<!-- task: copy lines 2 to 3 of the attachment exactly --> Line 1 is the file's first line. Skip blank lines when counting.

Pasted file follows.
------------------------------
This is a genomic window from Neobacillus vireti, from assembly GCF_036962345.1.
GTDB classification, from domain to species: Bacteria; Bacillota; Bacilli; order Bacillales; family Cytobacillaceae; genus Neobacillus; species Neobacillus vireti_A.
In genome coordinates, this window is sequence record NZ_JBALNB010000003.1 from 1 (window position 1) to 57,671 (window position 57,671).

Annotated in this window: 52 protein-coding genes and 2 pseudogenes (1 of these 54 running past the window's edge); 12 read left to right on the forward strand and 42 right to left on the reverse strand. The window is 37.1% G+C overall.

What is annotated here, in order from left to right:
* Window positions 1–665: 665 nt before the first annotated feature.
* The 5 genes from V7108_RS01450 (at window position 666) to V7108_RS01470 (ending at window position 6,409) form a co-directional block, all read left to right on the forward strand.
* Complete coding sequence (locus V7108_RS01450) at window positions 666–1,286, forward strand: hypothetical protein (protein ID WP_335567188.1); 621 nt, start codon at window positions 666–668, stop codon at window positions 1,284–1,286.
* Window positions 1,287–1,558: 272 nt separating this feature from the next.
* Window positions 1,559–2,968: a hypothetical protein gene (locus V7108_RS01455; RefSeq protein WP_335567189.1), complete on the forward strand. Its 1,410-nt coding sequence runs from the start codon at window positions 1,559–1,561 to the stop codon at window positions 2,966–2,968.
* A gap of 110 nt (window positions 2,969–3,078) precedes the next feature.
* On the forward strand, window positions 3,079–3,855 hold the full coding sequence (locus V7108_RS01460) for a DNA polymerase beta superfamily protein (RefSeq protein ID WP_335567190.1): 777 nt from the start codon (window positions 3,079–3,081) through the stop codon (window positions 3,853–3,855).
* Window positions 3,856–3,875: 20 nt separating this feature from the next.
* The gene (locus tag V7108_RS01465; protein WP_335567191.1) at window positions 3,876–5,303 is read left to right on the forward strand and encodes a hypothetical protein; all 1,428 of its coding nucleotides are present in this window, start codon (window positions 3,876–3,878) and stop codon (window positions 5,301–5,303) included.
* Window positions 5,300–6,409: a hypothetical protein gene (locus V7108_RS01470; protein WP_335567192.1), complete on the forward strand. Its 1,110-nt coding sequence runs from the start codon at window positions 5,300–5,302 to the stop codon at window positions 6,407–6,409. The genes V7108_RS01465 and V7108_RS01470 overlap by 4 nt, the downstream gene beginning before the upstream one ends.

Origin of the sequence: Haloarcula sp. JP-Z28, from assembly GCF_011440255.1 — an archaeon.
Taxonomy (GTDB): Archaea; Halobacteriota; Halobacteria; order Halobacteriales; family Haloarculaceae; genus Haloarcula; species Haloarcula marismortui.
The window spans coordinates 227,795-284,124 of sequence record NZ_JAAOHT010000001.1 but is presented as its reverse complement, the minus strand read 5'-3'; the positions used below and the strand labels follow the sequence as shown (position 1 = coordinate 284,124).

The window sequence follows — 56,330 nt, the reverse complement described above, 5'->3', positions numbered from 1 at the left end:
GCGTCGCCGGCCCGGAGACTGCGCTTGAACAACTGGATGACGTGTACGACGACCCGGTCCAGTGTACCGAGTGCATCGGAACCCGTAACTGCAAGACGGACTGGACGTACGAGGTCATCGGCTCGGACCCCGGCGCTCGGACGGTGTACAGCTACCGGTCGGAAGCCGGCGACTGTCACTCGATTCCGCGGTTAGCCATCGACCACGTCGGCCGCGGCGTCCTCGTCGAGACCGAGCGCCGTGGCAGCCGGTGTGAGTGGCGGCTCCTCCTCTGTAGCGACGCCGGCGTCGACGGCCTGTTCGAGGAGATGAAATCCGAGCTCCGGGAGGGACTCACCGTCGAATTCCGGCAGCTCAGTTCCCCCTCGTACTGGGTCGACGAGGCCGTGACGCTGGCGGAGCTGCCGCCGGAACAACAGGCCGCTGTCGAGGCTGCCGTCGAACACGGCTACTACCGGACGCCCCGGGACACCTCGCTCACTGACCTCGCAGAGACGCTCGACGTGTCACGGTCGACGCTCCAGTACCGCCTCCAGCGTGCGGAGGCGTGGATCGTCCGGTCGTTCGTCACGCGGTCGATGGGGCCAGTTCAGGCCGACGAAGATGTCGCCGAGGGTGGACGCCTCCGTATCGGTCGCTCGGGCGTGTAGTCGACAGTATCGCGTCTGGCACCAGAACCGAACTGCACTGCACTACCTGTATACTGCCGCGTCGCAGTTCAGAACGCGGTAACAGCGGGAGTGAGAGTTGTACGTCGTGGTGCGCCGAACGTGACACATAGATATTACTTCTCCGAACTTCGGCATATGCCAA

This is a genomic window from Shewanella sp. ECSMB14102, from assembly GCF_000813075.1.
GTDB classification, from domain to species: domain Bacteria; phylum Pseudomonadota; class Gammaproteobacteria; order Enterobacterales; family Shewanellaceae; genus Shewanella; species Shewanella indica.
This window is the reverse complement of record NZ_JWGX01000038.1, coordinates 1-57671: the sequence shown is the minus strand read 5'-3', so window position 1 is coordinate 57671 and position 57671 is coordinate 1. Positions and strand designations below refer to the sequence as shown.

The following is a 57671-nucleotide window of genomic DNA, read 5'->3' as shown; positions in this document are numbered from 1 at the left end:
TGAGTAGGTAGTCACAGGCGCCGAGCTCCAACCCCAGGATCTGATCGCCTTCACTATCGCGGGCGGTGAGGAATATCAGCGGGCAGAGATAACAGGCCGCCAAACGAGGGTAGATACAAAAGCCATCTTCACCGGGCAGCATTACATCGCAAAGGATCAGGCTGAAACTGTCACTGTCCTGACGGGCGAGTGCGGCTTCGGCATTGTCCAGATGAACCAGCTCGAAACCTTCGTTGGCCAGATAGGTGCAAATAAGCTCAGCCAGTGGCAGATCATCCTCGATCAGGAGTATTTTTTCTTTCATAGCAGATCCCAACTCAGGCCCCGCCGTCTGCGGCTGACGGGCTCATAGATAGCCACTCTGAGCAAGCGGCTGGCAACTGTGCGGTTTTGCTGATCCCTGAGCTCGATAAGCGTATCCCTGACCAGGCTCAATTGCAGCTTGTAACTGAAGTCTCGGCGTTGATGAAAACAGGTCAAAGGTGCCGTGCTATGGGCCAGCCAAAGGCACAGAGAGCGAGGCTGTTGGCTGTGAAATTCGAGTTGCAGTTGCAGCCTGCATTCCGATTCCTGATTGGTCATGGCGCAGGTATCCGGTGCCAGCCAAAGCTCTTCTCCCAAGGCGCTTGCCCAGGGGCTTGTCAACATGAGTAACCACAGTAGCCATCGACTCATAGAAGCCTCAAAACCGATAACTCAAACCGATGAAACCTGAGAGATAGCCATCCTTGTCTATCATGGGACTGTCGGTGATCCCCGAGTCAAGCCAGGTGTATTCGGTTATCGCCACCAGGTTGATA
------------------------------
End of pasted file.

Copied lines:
GTDB classification, from domain to species: Bacteria; Bacillota; Bacilli; order Bacillales; family Cytobacillaceae; genus Neobacillus; species Neobacillus vireti_A.
In genome coordinates, this window is sequence record NZ_JBALNB010000003.1 from 1 (window position 1) to 57,671 (window position 57,671).